Dutch company Vopak, which claims to be the world's largest independent tank storage provider, operates a large tank farm, rail, and ship dock terminal here on the south side of Houston's Ship Channel, for storing and shipping petrochemical products entering and leaving through this - the heart of the nation's largest petrochemical corridor. Vopak operates 80 terminals in 28 nations (seven are to be found in the U.S.), and employs over 6,000 people. The terminal is adjacent to the Mitsui & Co. (USA) owned Intercontinental Terminals Company, which operates 239 storage tanks, loading and unloading racks for both rail cars and tank trucks, and five tanker berths.
LONDON/NEW YORK/SINGAPORE – When the world economy slammed on the
brakes last year, there was a rush to store a wave of unwanted crude and
products, but rising prices and optimism about demand is spurring a
swift unwinding of storage contracts.
At the end of February, the volume of refined products held on stationary tankers for over 10 days stood at 19.2 million barrels, down 77% from a peak of 84 million last May, IHS Markit estimates show.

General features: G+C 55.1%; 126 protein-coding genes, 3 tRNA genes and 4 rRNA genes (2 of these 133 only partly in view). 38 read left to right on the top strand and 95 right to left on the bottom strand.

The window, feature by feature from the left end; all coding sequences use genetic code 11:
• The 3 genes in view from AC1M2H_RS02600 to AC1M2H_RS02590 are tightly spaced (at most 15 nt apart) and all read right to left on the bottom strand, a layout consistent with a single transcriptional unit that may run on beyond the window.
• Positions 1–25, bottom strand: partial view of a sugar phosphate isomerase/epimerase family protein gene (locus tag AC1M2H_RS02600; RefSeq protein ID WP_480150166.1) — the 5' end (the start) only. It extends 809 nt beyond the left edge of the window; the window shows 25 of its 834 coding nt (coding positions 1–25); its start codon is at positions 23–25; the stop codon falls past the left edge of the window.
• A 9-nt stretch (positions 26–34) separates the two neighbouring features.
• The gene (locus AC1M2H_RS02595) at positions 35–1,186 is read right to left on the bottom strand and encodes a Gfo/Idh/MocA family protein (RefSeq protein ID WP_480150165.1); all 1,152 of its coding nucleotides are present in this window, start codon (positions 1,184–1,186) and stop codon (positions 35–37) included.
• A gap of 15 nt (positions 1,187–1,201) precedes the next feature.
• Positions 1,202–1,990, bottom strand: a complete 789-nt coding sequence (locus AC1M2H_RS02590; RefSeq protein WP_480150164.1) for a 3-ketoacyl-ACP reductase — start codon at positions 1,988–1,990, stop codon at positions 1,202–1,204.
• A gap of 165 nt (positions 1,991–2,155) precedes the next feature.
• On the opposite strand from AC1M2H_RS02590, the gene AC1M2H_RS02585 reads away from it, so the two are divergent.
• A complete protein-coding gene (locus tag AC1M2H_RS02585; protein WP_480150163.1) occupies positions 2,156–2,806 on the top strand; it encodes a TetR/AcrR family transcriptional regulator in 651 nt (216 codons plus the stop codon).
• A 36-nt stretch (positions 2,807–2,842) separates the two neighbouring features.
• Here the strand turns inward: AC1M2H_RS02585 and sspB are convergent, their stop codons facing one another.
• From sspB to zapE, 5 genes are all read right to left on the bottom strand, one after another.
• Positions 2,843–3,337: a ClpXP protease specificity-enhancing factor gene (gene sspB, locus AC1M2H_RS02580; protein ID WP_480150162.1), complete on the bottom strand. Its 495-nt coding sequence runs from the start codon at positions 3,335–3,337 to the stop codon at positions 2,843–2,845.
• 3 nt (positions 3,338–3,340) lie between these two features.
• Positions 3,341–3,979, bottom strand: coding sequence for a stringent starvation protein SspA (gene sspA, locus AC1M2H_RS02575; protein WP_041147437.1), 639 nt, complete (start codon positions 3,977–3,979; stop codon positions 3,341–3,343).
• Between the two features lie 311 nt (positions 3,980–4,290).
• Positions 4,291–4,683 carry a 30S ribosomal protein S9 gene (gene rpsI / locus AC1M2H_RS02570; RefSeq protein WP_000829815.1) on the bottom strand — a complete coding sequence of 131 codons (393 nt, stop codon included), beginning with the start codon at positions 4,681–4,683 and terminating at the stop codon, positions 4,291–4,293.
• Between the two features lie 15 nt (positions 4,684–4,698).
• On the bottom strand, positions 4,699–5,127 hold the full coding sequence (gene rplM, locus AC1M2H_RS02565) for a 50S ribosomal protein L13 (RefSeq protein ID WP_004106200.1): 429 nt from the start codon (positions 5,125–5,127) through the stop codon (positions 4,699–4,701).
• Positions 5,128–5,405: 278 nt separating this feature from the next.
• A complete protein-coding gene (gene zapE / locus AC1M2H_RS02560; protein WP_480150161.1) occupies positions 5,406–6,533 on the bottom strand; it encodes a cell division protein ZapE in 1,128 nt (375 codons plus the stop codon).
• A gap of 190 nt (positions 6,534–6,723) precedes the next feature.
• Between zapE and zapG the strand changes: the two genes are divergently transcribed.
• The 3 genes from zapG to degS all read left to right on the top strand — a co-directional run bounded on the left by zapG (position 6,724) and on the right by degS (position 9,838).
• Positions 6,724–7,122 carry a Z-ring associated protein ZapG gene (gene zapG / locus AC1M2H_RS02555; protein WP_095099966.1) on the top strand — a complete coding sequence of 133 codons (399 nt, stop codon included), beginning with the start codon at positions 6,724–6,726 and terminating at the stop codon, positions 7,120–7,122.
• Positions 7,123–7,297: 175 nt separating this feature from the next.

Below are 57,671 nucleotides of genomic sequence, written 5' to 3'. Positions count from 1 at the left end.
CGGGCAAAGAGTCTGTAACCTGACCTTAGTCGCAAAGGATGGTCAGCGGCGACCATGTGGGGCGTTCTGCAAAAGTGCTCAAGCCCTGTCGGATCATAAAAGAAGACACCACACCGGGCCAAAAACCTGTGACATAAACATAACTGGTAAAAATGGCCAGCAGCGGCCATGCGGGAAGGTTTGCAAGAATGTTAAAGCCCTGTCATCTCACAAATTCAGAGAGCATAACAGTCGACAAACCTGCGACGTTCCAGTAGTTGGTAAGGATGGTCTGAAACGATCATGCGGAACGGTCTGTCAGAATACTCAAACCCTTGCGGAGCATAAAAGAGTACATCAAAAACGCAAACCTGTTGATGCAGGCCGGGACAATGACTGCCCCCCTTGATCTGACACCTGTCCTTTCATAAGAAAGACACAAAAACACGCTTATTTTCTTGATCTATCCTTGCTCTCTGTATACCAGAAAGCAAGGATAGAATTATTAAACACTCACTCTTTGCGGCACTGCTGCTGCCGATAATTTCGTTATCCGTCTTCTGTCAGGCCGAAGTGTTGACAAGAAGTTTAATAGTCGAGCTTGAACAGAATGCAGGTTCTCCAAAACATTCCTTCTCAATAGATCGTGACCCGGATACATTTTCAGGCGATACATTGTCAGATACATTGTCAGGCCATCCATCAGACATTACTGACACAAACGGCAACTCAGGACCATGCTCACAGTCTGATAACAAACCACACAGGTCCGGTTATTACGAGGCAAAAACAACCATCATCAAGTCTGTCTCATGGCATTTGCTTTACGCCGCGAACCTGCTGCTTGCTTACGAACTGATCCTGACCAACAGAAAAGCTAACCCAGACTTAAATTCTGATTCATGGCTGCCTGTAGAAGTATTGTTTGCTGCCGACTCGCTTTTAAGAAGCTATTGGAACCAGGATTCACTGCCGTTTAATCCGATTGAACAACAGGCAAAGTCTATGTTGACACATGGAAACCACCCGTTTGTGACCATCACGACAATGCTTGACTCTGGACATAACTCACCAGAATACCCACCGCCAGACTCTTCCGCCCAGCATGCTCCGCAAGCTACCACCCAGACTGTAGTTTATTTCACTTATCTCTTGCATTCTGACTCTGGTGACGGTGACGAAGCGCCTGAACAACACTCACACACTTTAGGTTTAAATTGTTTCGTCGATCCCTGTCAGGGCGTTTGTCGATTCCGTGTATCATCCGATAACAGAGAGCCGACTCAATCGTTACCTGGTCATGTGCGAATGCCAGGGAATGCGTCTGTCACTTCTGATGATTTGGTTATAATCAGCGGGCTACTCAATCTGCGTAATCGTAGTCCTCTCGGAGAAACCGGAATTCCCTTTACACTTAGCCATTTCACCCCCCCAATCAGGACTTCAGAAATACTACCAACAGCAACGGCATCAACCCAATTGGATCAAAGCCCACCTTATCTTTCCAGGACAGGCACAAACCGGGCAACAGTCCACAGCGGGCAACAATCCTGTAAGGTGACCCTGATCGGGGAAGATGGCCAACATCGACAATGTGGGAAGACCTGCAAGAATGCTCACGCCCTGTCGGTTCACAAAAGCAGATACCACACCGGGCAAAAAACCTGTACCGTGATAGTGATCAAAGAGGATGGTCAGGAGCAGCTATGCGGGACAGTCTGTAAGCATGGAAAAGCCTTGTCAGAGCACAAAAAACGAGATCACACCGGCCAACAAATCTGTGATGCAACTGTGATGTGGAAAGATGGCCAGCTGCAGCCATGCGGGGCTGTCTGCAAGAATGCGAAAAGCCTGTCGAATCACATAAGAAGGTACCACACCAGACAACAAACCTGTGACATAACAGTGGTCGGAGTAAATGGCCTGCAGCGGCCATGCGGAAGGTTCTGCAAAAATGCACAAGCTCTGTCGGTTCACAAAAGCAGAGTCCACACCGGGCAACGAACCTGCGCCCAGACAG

The Organization of the Petroleum Exporting Countries and its allies, a group known as OPEC+, closely monitors global inventories, and the rate of drawdowns will be a major factor discussed when it meets on output policy on Thursday.
A year ago, traders were struggling to find storage capacity, and prices for it surged as fuel consumption plummeted. Earnings for product tankers surged to record highs above $100,000 a day last May versus less than $10,000 currently.
Remote salt caverns in Scandinavia and unused U.S. pipelines and railcars were pressed into service.
But now, capacity is again becoming available, in Northwestern Europe, the Mediterranean, Middle East and North America, brokers said.
“Parties are giving notice to terminate contracts by April-May,” said Krien van Beek, a broker at ODIN-RVB Tank Storage Solutions in Rotterdam.
Brokers in the United States are also seeing lower prices offered for storage of crude and products.
“In January the unrelenting price run-up (in oil futures) commenced, and that scared people away who had been considering taking on storage positions,” Ernie Barsamian, chief executive of the Tank Tiger, a U.S. terminal storage clearinghouse.
“We are now in full backwardation and we are seeing contracts expire without renewals,” he added.
Backwardation, where spot prices are higher than for later delivery, encourages traders to draw down oil supplies and sell promptly.
In Europe, the six-month diesel spread reached $8 a tonne on February 19 in its biggest backwardation in 13 months, Refinitiv data showed.
The spread was as low as minus $92 a tonne last April, when the world population went under strict lockdowns.
Storage capacity is expected to become available in the second quarter, especially in Scandinavia, according to ODIN-RVB Tank Storage.